cover image If a Lion Could Talk: Animal Intelligence and the Evolution of Consciousness

If a Lion Could Talk: Animal Intelligence and the Evolution of Consciousness

Stephen Budiansky / Author Free Press $25 (256p) ISBN 978-0-68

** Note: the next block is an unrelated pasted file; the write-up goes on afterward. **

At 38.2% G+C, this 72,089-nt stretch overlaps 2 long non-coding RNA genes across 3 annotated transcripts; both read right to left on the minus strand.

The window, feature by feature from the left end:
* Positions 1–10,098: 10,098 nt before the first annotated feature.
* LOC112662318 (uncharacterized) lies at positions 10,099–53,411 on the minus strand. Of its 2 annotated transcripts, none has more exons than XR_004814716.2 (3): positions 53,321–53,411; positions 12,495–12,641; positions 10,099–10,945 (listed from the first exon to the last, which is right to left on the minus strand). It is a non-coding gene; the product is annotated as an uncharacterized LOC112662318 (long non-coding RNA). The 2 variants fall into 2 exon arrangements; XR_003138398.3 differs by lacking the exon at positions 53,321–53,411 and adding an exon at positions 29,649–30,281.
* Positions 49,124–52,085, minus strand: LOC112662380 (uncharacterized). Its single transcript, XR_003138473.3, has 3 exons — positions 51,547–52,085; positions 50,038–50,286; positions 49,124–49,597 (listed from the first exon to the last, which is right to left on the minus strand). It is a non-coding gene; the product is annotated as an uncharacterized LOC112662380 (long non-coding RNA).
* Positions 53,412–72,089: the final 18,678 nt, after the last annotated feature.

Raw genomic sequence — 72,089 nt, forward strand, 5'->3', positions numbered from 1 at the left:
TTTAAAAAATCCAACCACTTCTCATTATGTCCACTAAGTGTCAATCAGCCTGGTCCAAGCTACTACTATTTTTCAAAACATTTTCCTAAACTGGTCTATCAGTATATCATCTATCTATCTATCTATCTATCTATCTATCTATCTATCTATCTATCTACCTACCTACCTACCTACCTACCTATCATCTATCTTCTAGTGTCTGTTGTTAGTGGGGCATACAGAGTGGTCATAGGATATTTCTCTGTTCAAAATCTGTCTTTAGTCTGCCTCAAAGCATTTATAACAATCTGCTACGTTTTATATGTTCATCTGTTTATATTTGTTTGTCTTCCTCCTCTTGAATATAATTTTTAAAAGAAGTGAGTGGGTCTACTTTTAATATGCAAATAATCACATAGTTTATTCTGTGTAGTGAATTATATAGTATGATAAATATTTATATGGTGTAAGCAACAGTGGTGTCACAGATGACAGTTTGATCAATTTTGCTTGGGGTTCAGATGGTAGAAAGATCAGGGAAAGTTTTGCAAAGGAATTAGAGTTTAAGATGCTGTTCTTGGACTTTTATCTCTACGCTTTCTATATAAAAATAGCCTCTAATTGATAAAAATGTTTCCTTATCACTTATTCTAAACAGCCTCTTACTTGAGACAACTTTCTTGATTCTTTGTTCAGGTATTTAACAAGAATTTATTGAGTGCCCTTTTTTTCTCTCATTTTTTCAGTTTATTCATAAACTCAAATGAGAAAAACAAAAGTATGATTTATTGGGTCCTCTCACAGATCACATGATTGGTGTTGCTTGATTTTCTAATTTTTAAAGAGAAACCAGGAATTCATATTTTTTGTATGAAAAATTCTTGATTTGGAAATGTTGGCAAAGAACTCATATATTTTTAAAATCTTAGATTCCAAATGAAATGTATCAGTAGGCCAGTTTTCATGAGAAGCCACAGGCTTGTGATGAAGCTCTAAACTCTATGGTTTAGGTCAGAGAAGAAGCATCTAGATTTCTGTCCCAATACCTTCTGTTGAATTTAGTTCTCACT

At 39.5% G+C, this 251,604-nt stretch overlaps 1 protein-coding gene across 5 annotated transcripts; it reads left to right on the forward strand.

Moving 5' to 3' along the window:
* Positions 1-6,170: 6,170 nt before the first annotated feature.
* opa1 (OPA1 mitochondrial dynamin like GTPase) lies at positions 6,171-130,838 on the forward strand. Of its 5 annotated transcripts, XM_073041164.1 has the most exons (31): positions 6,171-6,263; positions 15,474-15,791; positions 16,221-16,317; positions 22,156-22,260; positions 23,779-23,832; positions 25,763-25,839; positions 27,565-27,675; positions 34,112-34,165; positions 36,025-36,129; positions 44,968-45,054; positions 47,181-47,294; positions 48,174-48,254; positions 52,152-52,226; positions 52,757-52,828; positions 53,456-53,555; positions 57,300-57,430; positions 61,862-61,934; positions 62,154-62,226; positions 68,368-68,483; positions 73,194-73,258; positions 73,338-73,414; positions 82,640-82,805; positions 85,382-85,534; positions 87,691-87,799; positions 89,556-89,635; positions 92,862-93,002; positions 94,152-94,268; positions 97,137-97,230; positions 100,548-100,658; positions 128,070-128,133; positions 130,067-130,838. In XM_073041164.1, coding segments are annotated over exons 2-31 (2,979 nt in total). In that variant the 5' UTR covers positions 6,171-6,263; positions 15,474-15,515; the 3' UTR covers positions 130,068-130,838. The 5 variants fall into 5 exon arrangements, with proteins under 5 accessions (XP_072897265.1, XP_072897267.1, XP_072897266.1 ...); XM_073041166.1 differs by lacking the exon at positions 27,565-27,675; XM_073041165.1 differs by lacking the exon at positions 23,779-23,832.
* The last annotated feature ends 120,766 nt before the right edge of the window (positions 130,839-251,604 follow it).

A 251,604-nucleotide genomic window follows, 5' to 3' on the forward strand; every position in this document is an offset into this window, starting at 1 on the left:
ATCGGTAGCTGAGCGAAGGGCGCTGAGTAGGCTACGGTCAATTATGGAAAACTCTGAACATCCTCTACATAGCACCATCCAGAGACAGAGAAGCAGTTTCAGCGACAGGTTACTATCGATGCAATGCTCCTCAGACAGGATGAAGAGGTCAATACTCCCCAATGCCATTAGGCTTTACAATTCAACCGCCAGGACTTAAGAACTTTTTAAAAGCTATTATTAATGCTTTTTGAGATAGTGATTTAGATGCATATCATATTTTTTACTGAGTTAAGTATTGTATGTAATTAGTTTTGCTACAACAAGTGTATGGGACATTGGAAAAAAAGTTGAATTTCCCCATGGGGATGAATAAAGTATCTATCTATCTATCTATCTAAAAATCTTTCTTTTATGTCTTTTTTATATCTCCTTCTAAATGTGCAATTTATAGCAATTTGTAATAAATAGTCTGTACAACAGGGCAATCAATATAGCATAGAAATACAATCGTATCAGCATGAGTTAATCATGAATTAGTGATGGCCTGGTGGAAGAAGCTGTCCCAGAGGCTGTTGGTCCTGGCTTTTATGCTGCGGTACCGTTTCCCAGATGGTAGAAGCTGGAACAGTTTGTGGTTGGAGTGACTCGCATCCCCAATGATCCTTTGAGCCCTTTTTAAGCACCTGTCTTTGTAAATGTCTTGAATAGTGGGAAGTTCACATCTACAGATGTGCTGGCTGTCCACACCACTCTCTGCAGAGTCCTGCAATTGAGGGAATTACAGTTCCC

Although Budiansky concedes that animals most likely experience emotions, he denies them consciousness, which, in his view, is inseparably linked to language, an exclusively human invention. Furthermore, Budiansky contends, animals don't really suffer, at least not the way we do, because their sensation of pain lacks a social context. Budiansky, a science writer (The Nature of Horses) and U.S. News & World Report deputy editor, uses this debatable thesis to bash the animal rights and deep-ecology movements. Whatever one thinks of the correctness of his argument, it has value as a levelheaded critique of our tendency to anthropomorphize animal behavior. Using a neo-Darwinian perspective bolstered by animal cognition, neurophysiological and computer-simulation studies, Budiansky explains such processes as chimpanzees' and rats' mental map-making, wasps' ""tool""-using skills and birds' songs as evolutionary adaptations for survival. What humans see as intentional, conscious behavior in other species (e.g., opossums playing dead) may be explicable in terms of simple associative learning, he contends. Still, the author concludes that recognizing other animals as unique beings should increase our respect for them as being ""worthy in their own right,"" an outlook that provides common ground between this cautionary synthesis and a more expansive view of animals as exemplified in the work of Jeffrey Moussaieff Masson and others. (Oct.)